What’s another way to spell gold?
FUD stands for fear, uncertainty and doubt. The acronym was coined by Gene Amdahl in 1970 when he left IBM to start his own company. He believed IBM would train its salespeople to assault his new venture in the subtlest of fashions — a whisper campaign that would frighten potential customers from switching to Amdahl products.
Amdahl turned out to be correct in his assessment of IBM’s competitive tactics… and FUD entered the lexicon of business terminology.
Well, we have the classic witches’ brew of investor FUD in play at the moment — with interest rates low, fear of a U.S.-China trade war high and other economic and political issues rumbling like thunder from an approaching storm.
And when there’s FUD in the air, it’s a good time for gold. That was made clear by last week’s spike in gold and other precious metals after six years of relatively low volatility.
Unlike other economically driven commodities, gold is pushed by politics. And right now there’s enough economic and political unrest to bulldoze a mountain of gold.
There’s the aforementioned conflict between the U.S. and China… a botched Brexit… riots in Hong Kong…
And the looming presidential election, which will no doubt be a battle between Trump and whatever Democrat emerges from the fray of candidates seeking the nomination.
Plus, there are currency concerns. A weaker dollar generally means a higher gold price — and it looks like that’s where we’re heading…
Finally, there’s an accelerating mistrust of governments and the financial system. And the rise of cryptocurrencies and blockchain is only fanning the flames of cynicism that big banks have too much control over the money supply and that the best interests of the public are not, shall we say, top of mind for them.
In short, FUD all over the place. Hence the renewed interest in gold.
Physical gold. Classic gold bugs will tell you not to bother with GLD (the biggest gold SPDR), mining stocks and other “gold” investments that don’t allow you to access the real thing.
Even if you don’t ever need to tap into your gold during a crisis, it’s still good to have in your portfolio as a hedge. Up to 5% is what most experts suggest.
Now, the million-dollar question, practically speaking, is how can you — in the interest of fortifying your portfolio — buy and hold precious metals?
It’s a fair question. Even for the affluent, investing in gold can prove to be a minefield rather than a gold mine if you don’t know what you’re doing.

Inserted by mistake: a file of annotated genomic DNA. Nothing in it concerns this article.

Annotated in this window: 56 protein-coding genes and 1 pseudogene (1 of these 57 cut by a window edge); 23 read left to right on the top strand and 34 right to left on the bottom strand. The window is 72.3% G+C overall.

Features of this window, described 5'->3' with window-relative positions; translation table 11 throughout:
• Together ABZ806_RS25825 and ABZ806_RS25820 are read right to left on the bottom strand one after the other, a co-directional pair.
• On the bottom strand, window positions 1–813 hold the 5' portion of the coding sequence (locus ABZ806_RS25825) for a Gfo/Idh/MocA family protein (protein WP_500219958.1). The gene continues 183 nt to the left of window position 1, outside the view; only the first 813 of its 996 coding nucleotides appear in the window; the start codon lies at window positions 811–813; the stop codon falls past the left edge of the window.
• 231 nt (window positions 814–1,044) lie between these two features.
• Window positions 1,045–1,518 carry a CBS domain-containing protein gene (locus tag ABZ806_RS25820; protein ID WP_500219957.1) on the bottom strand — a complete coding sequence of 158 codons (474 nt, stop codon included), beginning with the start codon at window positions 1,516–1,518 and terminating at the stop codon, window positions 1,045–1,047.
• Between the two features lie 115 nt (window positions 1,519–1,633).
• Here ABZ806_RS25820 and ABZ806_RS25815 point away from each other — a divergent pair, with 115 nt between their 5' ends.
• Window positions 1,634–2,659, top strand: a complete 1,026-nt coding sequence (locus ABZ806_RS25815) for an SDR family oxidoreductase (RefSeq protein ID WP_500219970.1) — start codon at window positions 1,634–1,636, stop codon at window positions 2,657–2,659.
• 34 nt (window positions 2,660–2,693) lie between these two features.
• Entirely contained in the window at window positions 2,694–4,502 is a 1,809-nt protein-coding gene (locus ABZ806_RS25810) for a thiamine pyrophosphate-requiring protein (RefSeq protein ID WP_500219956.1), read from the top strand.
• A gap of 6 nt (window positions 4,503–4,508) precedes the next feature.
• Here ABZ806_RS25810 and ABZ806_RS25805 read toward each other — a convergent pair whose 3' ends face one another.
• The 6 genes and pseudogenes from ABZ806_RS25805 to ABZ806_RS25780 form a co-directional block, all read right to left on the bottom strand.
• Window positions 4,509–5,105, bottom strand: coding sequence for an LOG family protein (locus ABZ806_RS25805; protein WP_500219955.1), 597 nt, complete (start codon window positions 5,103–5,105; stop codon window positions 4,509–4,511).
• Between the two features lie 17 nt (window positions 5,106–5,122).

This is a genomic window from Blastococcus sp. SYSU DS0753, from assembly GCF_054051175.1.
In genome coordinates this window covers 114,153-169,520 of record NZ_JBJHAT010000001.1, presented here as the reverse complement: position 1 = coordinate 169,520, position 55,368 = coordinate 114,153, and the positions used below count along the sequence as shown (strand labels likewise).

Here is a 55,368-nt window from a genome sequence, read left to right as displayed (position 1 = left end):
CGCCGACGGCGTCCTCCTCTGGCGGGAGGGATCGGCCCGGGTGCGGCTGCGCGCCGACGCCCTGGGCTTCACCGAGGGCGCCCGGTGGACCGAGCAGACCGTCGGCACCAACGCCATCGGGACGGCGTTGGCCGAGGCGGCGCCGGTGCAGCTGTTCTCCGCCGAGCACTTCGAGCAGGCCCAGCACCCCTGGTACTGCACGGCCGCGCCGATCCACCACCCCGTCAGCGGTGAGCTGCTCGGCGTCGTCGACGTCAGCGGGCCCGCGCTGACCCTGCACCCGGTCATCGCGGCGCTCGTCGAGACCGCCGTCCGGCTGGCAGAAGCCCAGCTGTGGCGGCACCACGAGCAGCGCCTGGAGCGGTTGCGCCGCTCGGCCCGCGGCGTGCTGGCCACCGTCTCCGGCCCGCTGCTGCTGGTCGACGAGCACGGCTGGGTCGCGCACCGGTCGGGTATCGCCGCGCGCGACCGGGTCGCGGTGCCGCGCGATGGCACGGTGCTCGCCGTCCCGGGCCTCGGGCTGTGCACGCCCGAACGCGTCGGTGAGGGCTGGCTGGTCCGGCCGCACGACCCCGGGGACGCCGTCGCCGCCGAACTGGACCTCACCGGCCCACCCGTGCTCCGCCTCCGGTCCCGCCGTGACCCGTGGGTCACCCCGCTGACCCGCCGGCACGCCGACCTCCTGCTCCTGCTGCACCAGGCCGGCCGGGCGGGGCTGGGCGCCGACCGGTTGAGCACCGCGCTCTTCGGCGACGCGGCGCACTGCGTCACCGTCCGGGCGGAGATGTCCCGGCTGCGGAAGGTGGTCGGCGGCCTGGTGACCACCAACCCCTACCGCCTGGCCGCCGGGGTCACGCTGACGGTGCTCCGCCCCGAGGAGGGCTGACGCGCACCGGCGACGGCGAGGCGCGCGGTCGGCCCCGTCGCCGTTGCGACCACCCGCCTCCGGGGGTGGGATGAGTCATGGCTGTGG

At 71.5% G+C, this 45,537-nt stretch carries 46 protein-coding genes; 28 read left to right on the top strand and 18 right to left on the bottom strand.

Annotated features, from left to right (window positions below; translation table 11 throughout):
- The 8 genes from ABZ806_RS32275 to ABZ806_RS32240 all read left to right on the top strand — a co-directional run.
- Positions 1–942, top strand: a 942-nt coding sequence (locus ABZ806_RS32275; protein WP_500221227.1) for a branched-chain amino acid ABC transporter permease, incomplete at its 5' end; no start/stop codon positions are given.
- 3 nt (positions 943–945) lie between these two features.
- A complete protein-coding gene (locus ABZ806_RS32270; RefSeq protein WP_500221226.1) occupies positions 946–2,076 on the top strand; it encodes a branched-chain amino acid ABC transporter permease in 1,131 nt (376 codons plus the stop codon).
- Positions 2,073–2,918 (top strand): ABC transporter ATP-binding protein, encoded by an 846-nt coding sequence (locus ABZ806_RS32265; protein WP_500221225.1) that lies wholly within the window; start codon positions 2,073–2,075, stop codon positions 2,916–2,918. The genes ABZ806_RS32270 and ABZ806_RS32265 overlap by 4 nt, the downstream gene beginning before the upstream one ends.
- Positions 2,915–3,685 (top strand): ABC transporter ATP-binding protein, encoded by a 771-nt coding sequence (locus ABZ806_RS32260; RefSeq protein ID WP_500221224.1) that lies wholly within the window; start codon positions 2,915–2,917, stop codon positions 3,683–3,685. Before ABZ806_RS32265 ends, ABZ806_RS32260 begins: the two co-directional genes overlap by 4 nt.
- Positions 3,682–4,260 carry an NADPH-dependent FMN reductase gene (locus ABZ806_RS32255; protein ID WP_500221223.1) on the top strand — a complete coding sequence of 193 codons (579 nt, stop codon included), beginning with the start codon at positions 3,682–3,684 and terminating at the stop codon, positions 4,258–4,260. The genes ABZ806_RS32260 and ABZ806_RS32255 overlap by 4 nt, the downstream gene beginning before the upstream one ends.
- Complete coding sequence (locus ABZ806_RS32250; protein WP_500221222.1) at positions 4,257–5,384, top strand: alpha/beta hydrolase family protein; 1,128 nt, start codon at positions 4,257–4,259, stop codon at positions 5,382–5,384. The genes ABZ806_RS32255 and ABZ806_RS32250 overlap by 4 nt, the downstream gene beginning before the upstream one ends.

Make no mistake, this is a good time to buy gold — plus silver, platinum and palladium — before prices go even higher, as it appears they will.
The other precious metals tend to rise along with gold. So if you aren’t comfortable investing in gold, silver is a lower-cost option. And if you’re willing to take the time to understand the value drivers of platinum and palladium, they too can be worthy alternatives to gold.
Here’s how to start investing in precious metals…
First, consider how much of your money you want to invest — a dollar amount or percentage that balances your budget and goals.
Except for smaller amounts in coin or bar form, you don’t want to risk storing too much in your home. Your homeowners insurance won’t cover it. It’s just too easy to suffer an unrecoverable loss.
And if you take it out of secured storage to put it in, say, a bank safe-deposit box, two things can happen. One, the value can go down, and two, you will most likely have to pay for it to be assayed (weighed and valued) again.
Here’s how the smart investors are doing it: They keep a small amount of gold and silver coins or small bar of bullion at home in a fireproof strongbox. The rest they keep in a safe storage unit. Either a facility in the United States or one located internationally.
If you’d like to start investing in precious metals right now, we have a trusted partner in Hard Assets Alliance. They provide the easiest way to invest in the best hedge against FUD.
To your wealth,
Editor-at-large, Unconventional Wealth
Steffi Baker is the editor-at-large of Unconventional Wealth. For the past 10 years, she worked with a small strategy consulting firm that dealt exclusively with wealth-management companies, helping them market themselves to ultra-high-net-worth clients.
Through this line of work, Steffi attended events in London and New York and hobnobbed with household names and international...